4. I was flung into the depths of despair. I also plan on digging up Jim Henson so that I can berate him for allowing the Cookie Monster to cause my young self to turn to cookie binges. Evil bastard.

  5. The comments thus far are interesting. I’m more on the end of being sensitive to it, however I can also put myself outside it. But I do think that this particular phrase, knowing that it originated with eating and body image disorders, should not be made light of. I get it, it’s a pretzel…but then why doesn’t the ad say, “Our pretzels can never be too thin.” Instead of “you.” Again, it’s making light of a serious issue…sometimes that’s ok, humor is good, but I guess I just don’t feel it with this one. Am I outraged? No, but those who are have that right, and I GET where they are coming from because I’ve been in the “outraged” position before. I still get a little irked when I see phrases such as “guilt free” on foods, and if I had seen this ad sign, I would stop and think about my sensitivity about it. But I try to recognize that it’s my own pain body and not everyone will notice, care, feel, or think about it the way I do. And I can’t expect them to!

    Thanks for your honesty Abby, and this post!

    • I totally get where you’re coming from, as I understand that they did purposely word it in a way that could have been avoided.

      However, I guess I just don’t think there would be the uproar from slightly “heftier” people if it was a poster of a Chunky candy bar tagged, “You can never be too chunky” or that a poster of patriotic flag Oreos tagged “You can never be too American” would offend foreigners.

      I realize it’s different though, and am also interested in all the comments so far. I love perspective 😉

      • Absolutely feel your point Abby.

        Maybe there needs to be a defining line drawn between “offended/outraged” and “sensitive.” “Sensitive” sees the phrase and shakes its head in an understanding way. “Offense/outrage” is the ego wanting to be upset because “they hurt me.” That is how I see it I guess.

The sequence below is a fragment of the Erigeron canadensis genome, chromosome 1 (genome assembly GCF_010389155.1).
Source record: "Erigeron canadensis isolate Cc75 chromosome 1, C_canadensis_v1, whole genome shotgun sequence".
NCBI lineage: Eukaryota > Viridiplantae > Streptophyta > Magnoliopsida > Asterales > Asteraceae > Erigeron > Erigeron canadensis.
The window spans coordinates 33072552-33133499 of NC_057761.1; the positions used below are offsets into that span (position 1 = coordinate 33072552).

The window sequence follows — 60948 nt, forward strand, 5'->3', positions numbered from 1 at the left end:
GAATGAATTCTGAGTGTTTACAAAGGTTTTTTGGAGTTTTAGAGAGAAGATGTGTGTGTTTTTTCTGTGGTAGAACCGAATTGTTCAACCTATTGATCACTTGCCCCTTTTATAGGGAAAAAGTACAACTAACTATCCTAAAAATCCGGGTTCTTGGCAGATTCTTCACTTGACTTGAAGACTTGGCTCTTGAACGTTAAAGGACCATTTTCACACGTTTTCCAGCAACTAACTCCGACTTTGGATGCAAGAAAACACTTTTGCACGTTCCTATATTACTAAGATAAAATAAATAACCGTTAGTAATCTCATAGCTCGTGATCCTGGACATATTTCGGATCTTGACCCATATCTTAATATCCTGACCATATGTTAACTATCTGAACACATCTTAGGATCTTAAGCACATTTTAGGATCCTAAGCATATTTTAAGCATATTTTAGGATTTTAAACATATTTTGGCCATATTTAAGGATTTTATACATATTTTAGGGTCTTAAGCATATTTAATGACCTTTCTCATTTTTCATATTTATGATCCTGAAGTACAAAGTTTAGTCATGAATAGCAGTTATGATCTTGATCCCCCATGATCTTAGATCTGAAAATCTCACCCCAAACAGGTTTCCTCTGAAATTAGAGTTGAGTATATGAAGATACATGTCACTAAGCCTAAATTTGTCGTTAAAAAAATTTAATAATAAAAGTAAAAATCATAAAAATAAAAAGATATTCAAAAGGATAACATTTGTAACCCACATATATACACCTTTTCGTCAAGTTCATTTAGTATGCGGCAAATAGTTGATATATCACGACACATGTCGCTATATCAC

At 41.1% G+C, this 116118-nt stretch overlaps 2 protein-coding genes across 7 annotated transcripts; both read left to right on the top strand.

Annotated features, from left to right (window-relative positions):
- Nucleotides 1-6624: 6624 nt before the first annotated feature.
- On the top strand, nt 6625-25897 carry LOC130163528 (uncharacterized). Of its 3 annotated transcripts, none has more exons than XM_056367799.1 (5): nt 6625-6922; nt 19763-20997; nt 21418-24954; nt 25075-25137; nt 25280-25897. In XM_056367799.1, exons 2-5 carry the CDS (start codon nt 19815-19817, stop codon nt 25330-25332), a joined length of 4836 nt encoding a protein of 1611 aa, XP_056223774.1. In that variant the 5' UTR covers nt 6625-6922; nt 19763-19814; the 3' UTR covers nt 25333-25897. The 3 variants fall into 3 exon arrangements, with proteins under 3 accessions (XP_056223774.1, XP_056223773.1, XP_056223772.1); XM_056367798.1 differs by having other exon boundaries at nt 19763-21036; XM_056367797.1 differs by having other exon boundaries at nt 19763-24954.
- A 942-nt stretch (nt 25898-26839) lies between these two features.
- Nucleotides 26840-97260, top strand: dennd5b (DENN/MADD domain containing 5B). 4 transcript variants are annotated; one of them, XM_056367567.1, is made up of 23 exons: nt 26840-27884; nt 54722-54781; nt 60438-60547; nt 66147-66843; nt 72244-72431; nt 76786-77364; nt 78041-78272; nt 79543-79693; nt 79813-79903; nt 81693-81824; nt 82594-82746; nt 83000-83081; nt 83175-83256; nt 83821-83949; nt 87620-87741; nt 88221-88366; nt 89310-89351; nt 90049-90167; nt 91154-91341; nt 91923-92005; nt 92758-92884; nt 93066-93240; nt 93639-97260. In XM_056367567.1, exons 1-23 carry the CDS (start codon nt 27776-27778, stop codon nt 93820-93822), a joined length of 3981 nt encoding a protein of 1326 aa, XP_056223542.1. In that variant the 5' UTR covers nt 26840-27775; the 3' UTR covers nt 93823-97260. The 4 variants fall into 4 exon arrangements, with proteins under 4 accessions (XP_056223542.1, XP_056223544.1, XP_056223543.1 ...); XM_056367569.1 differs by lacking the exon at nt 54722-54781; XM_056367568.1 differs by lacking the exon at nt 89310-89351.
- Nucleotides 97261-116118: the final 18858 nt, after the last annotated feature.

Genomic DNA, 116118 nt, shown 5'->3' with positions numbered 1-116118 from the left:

6. I guess I’m kind of on the fence with this one. I’m not going to say I’m okay with such a slogan to be advertised, but at the same time I’m not hugely affected by it. I can brush it off, in other words.

    Yes, I think they shouldn’t have used the slogan, but like others have said, there are more important things in life that are worth fighting to change………………

    ❤ Tori

  7. Hmm, I don’t really know what to feel! I think that this ad isn’t so bad, but there are definitely others that are just preposterous. Like the GAP ad. I just wish companies could make some POSITIVE ads!

  8. i think society has a way of glorifying eating disorders. and i think it needs to change.

    i’m not sure how i feel about about some of the comments– perhaps i need to reread and think about it a bit

    have a great night!
    becca
    http://fromheretothereinpurple.blogspot.com

  9. I don’t know, I find this kind of amusingly stupid. Things like this don’t bother me because they have it so, so absurdly wrong. What bothers me more are the more subversive messages about eating disorders. This just seems like an advertising error. I think it was George Carlin who talked about the “pussification” of America. Everything gets so politically correct that it’s incorrect. It’s silly.

  10. i think there is just a really fine line for these things – i mean, one pretzel advertisement surely isn’t going to fling people to the depths of an eating disorder. however, when you see advertisement after advertisement like this (which, let’s be real, we all have), i think there is a subconscious message that gets ingrained in our brains that can have a lasting effect.

    people are all different, that is true. but there are people who are hypersensitive to these things, and people need to be aware about that. personal responsibility is a funny thing – SO MANY people talk about it, but few actually do it.

    that was a depressing comment.

    but i love you! and hope you are doing well! muchos abrazos mi amor!

  11. I agree Abby…I think people are just to sensitive in general. I know that when Indian/Muslim/Pakistani people are so-called stereotyped in a move my people (or I should say my dad’s people) jump all over the movie makers, etc. I think people need to lighten up a bit!

  12. Pingback: A word, or not a word…that is the question « I Have Issues